Friday, August 12, 2016

Why do people infer “ought” from “is”?

Tworek and Cimpian offer an interesting perspective, doing experiments illustrating how we ascribe intrinsic value to what is customary. I give the start of their introduction setting the context, and then their abstract:
In his dissent from the Supreme Court decision recognizing a federal constitutional right for people to marry a same-sex partner, Chief Justice Roberts noted that heterosexual marriage has been around “for millennia” in societies all over the world: “the Kalahari Bushmen and the Han Chinese, the Carthaginians and the Aztecs”. A possible reading of this remark is that we should take what is typical as a signpost for what is good—how things ought to be.1 Whatever the correct interpretation here, the tendency to move seamlessly from “is” to “ought” is a mainstay of everyday reasoning. However, the validity of such “is”-to-“ought” inferences (or ought inferences) is at best uncertain. The mere existence of a pattern of behavior does not, by itself, reveal that the behavior is good.2 For instance, slavery and child labor were common throughout history, and still are in some parts of the world, yet it does not follow that people ought to engage in these practices. Why, then, do people frequently draw ought inferences and find them persuasive?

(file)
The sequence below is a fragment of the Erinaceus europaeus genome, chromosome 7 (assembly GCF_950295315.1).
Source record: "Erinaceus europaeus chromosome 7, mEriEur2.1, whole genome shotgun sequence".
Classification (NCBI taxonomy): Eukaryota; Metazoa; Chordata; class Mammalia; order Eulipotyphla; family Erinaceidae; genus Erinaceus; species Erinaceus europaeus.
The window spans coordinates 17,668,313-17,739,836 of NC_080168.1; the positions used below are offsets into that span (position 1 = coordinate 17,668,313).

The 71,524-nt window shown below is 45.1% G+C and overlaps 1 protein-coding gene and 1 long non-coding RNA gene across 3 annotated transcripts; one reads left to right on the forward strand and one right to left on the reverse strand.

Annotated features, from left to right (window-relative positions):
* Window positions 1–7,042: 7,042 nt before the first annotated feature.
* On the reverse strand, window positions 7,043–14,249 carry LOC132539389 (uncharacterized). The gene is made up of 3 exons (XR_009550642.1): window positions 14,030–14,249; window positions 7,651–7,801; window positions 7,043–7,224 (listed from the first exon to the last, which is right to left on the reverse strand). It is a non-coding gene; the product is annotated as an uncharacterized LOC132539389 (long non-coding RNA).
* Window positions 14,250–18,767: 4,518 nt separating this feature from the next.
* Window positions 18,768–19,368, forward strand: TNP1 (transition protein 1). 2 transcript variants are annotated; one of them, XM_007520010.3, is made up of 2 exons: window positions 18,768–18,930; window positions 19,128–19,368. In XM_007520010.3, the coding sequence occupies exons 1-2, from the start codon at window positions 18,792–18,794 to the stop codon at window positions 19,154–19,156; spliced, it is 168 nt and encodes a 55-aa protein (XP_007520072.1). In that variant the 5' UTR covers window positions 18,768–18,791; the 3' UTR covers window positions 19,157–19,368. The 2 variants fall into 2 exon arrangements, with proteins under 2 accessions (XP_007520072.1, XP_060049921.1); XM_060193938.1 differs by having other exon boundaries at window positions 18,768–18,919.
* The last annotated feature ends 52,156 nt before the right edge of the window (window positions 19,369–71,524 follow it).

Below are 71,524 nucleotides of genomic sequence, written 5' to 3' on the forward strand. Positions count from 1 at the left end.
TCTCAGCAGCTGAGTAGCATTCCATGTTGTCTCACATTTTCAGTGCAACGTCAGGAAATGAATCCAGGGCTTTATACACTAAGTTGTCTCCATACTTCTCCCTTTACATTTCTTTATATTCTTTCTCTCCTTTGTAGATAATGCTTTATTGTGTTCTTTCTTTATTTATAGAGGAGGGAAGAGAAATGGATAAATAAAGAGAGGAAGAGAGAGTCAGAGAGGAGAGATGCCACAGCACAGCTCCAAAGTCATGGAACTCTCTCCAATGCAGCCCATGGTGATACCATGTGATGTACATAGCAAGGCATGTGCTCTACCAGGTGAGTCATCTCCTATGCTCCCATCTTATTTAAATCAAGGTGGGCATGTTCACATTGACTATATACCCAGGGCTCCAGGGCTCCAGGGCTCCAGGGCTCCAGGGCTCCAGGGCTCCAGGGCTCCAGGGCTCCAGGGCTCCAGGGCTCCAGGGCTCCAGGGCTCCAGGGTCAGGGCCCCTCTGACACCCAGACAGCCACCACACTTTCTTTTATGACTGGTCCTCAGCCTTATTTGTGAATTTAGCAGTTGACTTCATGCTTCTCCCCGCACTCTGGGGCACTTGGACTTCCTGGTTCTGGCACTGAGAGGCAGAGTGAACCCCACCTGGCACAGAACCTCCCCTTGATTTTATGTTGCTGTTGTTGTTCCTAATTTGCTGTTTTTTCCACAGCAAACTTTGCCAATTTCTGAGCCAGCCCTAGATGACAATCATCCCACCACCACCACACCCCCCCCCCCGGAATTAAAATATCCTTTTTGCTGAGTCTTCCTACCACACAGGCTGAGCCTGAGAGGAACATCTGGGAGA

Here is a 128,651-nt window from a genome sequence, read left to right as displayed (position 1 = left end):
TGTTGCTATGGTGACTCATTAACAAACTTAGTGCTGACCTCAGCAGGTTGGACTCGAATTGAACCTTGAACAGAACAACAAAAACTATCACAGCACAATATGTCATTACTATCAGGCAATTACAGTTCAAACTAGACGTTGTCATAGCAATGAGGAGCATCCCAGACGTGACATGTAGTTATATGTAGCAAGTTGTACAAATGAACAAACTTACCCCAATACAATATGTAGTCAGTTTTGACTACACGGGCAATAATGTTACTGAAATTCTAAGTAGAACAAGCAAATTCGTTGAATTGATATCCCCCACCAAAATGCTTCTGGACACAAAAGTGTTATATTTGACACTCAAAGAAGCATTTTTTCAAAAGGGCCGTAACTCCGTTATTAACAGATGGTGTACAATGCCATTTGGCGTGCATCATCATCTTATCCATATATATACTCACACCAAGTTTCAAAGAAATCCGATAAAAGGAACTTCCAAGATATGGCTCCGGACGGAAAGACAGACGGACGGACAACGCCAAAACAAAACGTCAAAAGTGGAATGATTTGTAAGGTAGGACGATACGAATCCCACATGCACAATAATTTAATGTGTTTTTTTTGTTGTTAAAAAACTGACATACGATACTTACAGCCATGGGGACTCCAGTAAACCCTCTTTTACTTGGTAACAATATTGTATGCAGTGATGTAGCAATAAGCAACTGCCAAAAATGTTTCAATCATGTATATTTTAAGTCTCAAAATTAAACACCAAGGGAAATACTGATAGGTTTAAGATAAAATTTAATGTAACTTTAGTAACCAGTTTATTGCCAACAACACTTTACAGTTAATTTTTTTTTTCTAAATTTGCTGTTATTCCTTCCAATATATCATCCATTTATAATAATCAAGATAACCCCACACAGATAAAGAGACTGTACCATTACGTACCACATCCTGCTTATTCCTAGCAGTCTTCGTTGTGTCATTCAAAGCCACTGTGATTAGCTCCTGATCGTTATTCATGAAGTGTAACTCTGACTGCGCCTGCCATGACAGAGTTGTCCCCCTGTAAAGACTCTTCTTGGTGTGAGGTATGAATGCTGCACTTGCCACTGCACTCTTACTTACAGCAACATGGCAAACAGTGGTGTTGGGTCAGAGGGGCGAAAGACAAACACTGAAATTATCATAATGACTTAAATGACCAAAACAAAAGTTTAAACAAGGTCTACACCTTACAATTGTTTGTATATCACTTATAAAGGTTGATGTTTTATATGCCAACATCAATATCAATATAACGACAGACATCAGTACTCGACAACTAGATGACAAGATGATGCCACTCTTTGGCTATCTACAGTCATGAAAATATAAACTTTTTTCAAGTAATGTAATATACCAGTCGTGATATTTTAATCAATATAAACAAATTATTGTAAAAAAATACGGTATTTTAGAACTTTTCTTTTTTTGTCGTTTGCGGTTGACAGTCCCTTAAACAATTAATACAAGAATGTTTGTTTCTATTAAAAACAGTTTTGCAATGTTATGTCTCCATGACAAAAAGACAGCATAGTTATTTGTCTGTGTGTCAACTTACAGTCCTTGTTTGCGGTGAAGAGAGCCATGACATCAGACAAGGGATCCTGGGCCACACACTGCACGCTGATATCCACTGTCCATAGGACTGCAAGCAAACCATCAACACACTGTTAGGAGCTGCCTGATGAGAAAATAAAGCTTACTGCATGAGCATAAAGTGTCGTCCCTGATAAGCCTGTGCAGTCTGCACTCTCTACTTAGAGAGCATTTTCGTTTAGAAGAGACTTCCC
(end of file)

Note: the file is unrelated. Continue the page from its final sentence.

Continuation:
People tend to judge what is typical as also good and appropriate—as what ought to be. What accounts for the prevalence of these judgments, given that their validity is at best uncertain? We hypothesized that the tendency to reason from “is” to “ought” is due in part to a systematic bias in people’s (nonmoral) explanations, whereby regularities (e.g., giving roses on Valentine’s Day) are explained predominantly via inherent or intrinsic facts (e.g., roses are beautiful). In turn, these inherence-biased explanations lead to value-laden downstream conclusions (e.g., it is good to give roses). Consistent with this proposal, results from five studies (N = 629 children and adults) suggested that, from an early age, the bias toward inherence in explanations fosters inferences that imbue observed reality with value. Given that explanations fundamentally determine how people understand the world, the bias toward inherence in these judgments is likely to exert substantial influence over sociomoral understanding.

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